<3.2
3.2-12.7
>12.7
4
5
6
<1
1-6
>6
<25
25-150
>150
3
4
5
Source: 29 CFR 1910.133(a)(5).
*As a rule of thumb, start with a shade that is too dark to see the weld zone. Then go to a lighter shade which gives
sufficient view
of the weld zone without going below the minimum. In oxyfuel gas welding or cutting where the torch produces a high
yellow light,
it is desirable to use a filter lens that absorbs the yellow or sodium line in the visible light of the (spectrum) operation.
** These values apply where the actual arc is clearly seen. Experience has shown that lighter filters may be used when the
arc is
hidden by the workpiece.
Appendix C
Glove Selection Guide for Protection Against Hazardous Materials
Chemical resistant gloves are an important aspect of protection against hazardous
materials. It is critical that users select the correct glove material based on the chemicals
used and the glove’s permeation data. Inappropriate use of glove material may actually
injure a worker as chemicals can quickly permeate the barrier. Please review the
manufacturer, test data, and glove usage recommendations. Together the information will
allow you to select the best glove material for your application. If you have any
questions on glove selection, contact the chemical hygiene officer at 337-6813 or 7525219.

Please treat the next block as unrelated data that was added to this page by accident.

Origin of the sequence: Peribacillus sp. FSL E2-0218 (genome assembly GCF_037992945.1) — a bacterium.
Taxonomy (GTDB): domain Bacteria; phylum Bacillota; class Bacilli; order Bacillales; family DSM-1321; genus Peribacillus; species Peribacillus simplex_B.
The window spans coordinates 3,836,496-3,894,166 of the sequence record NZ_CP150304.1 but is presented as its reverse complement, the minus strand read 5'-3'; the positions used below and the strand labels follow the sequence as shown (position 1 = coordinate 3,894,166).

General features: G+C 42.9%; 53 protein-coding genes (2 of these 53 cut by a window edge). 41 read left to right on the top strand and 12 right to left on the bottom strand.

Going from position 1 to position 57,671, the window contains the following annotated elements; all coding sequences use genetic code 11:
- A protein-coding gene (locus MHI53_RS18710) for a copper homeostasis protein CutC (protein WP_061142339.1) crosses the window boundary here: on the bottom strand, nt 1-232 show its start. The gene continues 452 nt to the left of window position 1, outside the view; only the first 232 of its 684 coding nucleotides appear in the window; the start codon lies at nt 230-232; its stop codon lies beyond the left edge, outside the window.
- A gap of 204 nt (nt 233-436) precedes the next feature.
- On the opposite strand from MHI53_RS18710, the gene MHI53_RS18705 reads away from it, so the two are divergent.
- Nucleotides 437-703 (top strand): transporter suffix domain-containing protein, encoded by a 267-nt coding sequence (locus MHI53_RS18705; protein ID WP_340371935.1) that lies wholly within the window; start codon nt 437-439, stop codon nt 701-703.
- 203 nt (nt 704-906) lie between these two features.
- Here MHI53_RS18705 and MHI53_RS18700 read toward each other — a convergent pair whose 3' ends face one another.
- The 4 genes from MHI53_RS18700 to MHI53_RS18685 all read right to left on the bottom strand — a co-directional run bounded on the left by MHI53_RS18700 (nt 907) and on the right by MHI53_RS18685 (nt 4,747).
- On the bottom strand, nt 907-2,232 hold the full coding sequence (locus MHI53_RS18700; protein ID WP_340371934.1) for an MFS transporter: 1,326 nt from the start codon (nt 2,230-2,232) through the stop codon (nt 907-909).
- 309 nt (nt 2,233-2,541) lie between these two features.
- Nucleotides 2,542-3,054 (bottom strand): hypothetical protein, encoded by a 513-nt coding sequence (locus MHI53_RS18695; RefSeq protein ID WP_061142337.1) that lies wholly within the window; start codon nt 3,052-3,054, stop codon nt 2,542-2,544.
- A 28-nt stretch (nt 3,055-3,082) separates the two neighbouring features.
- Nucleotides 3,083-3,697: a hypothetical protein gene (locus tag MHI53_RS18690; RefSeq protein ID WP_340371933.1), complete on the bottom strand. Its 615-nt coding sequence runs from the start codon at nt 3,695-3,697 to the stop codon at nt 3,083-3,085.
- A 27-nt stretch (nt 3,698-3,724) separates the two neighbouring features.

Chemical Family
Butyl
PVC
Neoprene
Nitrile
Rubber
(Vinyl)
Natural
Latex
Acetates
G
NR
NR
NR
NR
Acids, inorganic
G
E
E
E
E
Acids, organic
E
E
E
E
E
Acetonitrile, Acrylonitrile
G
E
G
S
E
Alcohols
E
E
NR
E
E
Aldehydes
E
G
NR
S*
NR
Amines
S
NR
NR
F
NR
Bases, inorganic
E
E
E
E
E
Ethers
G
F
NR
E
NR
Halogens (liquids)
G
NR
F
E
NR
Inks
G
E
E
S
F
Ketones
E
G
NR
NR
G
Nitro compounds
(Nitrobenzene,
Nitromethane)
G
NR
NR
NR
NR
Oleic Acid
E
E
F
E
NR
Phenols
E
E
NR
NR
G
Quinones
NR
E
G
E
E
Solvents, Aliphatic
NR
NR
F
G
NR
Solvents, Aliphatic
NR
NR
F
F
NR
S - Superior, E - Excellent, G - Good, F - Fair, NR - Not Recommended.
*Not recommended for Acetaldehyde, use Butyl Rubber
The performance of gloves depend on their thickness and conditions of manufacture, as
well as their material of construction. It is best to consult the manufacturers' glove
selection guides. A few companies are listed below.
Ansell-Edmont - Ansell Industrial, 1300 Walnut St., Coshocton, OH 43812.
From the AnsellPro.com Home Page link to the Chemical Resistance Guide:
Permeation and Degradation Data, a .pdf file, or, SpecWare, Ansell's interactive
chemical resistance and glove recommendations guide to nearly 200 industrial chemicals